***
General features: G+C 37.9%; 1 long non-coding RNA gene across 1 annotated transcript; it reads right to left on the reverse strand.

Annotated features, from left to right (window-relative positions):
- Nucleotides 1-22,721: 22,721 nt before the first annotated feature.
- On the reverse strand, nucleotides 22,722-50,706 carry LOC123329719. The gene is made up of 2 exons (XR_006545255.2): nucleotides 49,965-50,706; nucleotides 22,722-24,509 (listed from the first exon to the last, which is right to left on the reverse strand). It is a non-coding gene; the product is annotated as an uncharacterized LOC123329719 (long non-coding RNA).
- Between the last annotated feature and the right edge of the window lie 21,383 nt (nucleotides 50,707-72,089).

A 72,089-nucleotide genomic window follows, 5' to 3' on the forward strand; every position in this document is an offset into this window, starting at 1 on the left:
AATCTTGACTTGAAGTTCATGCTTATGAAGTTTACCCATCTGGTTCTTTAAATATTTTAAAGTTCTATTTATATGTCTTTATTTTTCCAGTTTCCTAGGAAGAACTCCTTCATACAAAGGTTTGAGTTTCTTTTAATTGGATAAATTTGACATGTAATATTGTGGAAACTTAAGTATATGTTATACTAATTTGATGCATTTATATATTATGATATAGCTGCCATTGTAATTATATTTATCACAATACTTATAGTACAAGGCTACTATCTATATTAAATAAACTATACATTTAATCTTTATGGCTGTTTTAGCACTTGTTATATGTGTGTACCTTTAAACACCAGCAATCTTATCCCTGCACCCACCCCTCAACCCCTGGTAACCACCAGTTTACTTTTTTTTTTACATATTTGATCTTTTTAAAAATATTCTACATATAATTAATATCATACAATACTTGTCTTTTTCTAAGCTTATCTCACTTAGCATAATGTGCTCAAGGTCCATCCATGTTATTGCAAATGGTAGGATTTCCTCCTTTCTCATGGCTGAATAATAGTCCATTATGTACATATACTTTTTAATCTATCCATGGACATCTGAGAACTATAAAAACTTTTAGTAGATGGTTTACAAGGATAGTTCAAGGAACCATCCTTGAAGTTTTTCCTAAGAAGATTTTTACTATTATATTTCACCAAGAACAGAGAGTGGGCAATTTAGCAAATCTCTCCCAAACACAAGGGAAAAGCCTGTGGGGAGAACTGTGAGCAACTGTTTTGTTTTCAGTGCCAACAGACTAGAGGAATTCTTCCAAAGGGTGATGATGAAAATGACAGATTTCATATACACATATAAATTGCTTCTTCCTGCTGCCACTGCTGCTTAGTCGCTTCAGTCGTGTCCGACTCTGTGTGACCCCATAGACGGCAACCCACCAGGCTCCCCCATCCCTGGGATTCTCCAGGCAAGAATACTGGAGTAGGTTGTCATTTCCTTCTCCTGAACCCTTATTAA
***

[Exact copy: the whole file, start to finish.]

General features: G+C 37.9%; 1 long non-coding RNA gene across 1 annotated transcript; it reads right to left on the reverse strand.

Annotated features, from left to right (window-relative positions):
- Nucleotides 1-22,721: 22,721 nt before the first annotated feature.
- On the reverse strand, nucleotides 22,722-50,706 carry LOC123329719. The gene is made up of 2 exons (XR_006545255.2): nucleotides 49,965-50,706; nucleotides 22,722-24,509 (listed from the first exon to the last, which is right to left on the reverse strand). It is a non-coding gene; the product is annotated as an uncharacterized LOC123329719 (long non-coding RNA).
- Between the last annotated feature and the right edge of the window lie 21,383 nt (nucleotides 50,707-72,089).

A 72,089-nucleotide genomic window follows, 5' to 3' on the forward strand; every position in this document is an offset into this window, starting at 1 on the left:
AATCTTGACTTGAAGTTCATGCTTATGAAGTTTACCCATCTGGTTCTTTAAATATTTTAAAGTTCTATTTATATGTCTTTATTTTTCCAGTTTCCTAGGAAGAACTCCTTCATACAAAGGTTTGAGTTTCTTTTAATTGGATAAATTTGACATGTAATATTGTGGAAACTTAAGTATATGTTATACTAATTTGATGCATTTATATATTATGATATAGCTGCCATTGTAATTATATTTATCACAATACTTATAGTACAAGGCTACTATCTATATTAAATAAACTATACATTTAATCTTTATGGCTGTTTTAGCACTTGTTATATGTGTGTACCTTTAAACACCAGCAATCTTATCCCTGCACCCACCCCTCAACCCCTGGTAACCACCAGTTTACTTTTTTTTTTACATATTTGATCTTTTTAAAAATATTCTACATATAATTAATATCATACAATACTTGTCTTTTTCTAAGCTTATCTCACTTAGCATAATGTGCTCAAGGTCCATCCATGTTATTGCAAATGGTAGGATTTCCTCCTTTCTCATGGCTGAATAATAGTCCATTATGTACATATACTTTTTAATCTATCCATGGACATCTGAGAACTATAAAAACTTTTAGTAGATGGTTTACAAGGATAGTTCAAGGAACCATCCTTGAAGTTTTTCCTAAGAAGATTTTTACTATTATATTTCACCAAGAACAGAGAGTGGGCAATTTAGCAAATCTCTCCCAAACACAAGGGAAAAGCCTGTGGGGAGAACTGTGAGCAACTGTTTTGTTTTCAGTGCCAACAGACTAGAGGAATTCTTCCAAAGGGTGATGATGAAAATGACAGATTTCATATACACATATAAATTGCTTCTTCCTGCTGCCACTGCTGCTTAGTCGCTTCAGTCGTGTCCGACTCTGTGTGACCCCATAGACGGCAACCCACCAGGCTCCCCCATCCCTGGGATTCTCCAGGCAAGAATACTGGAGTAGGTTGTCATTTCCTTCTCCTGAACCCTTATTAA